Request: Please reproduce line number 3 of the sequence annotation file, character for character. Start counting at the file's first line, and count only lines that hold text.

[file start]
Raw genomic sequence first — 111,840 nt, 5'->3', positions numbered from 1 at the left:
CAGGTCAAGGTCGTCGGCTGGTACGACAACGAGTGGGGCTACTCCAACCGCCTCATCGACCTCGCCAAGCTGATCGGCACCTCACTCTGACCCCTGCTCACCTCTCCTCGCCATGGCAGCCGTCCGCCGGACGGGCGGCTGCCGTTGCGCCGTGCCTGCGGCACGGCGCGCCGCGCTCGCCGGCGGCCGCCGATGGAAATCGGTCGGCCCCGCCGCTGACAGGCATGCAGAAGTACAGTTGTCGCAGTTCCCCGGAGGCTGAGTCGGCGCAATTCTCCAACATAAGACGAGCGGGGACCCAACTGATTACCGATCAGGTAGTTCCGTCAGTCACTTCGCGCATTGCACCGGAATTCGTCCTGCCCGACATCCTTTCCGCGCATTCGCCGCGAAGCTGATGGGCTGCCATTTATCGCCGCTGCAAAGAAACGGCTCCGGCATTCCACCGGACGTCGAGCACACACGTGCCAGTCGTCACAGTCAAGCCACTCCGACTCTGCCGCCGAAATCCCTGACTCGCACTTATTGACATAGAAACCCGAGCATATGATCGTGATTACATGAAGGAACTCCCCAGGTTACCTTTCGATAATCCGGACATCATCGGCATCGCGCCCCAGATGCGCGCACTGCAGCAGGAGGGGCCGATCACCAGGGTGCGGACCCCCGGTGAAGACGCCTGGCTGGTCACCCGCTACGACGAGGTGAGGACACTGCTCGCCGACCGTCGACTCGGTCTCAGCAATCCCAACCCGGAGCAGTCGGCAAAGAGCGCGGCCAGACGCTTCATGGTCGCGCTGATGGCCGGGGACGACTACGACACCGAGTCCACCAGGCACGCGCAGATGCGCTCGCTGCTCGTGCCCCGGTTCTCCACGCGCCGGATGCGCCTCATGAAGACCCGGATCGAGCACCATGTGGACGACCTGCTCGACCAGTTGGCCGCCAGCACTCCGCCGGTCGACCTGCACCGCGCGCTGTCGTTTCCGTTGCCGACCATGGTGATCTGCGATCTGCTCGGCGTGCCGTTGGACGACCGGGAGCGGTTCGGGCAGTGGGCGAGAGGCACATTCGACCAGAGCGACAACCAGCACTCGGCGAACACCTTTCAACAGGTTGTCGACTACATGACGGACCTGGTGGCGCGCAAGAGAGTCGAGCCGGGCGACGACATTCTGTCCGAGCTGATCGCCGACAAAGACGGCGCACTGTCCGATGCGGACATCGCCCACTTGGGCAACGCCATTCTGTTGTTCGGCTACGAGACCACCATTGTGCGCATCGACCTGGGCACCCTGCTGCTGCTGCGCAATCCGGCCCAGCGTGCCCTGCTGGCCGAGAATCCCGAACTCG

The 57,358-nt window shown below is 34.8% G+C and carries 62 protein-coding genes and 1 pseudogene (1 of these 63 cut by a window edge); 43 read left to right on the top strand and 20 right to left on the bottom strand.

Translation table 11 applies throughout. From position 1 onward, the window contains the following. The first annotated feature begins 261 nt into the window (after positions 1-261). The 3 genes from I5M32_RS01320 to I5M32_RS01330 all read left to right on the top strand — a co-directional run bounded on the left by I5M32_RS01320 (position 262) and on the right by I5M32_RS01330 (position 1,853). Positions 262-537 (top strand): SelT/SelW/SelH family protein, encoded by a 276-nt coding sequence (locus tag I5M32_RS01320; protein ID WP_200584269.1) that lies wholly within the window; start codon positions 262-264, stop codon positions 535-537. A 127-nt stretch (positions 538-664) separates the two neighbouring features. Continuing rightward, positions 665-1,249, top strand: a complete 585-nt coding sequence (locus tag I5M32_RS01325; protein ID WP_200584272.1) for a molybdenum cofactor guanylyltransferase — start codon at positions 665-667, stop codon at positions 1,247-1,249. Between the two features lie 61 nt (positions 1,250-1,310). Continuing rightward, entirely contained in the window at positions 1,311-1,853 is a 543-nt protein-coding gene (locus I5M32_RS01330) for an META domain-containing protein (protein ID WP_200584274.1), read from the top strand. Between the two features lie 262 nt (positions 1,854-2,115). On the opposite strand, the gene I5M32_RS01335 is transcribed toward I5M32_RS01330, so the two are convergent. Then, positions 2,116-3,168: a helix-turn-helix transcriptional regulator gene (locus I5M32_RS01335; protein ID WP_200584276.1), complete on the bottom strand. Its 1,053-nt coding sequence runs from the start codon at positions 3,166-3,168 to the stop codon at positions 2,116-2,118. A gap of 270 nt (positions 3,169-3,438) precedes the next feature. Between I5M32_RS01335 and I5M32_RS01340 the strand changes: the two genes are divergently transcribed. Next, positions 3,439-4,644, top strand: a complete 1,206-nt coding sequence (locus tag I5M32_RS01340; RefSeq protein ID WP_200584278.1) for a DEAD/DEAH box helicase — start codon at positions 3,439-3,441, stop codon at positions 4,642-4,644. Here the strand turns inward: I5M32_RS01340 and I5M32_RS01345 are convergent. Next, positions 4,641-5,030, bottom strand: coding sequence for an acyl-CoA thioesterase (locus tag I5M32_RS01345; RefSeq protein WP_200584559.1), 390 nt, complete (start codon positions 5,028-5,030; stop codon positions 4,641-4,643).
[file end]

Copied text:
The 57,358-nt window shown below is 34.8% G+C and carries 62 protein-coding genes and 1 pseudogene (1 of these 63 cut by a window edge); 43 read left to right on the top strand and 20 right to left on the bottom strand.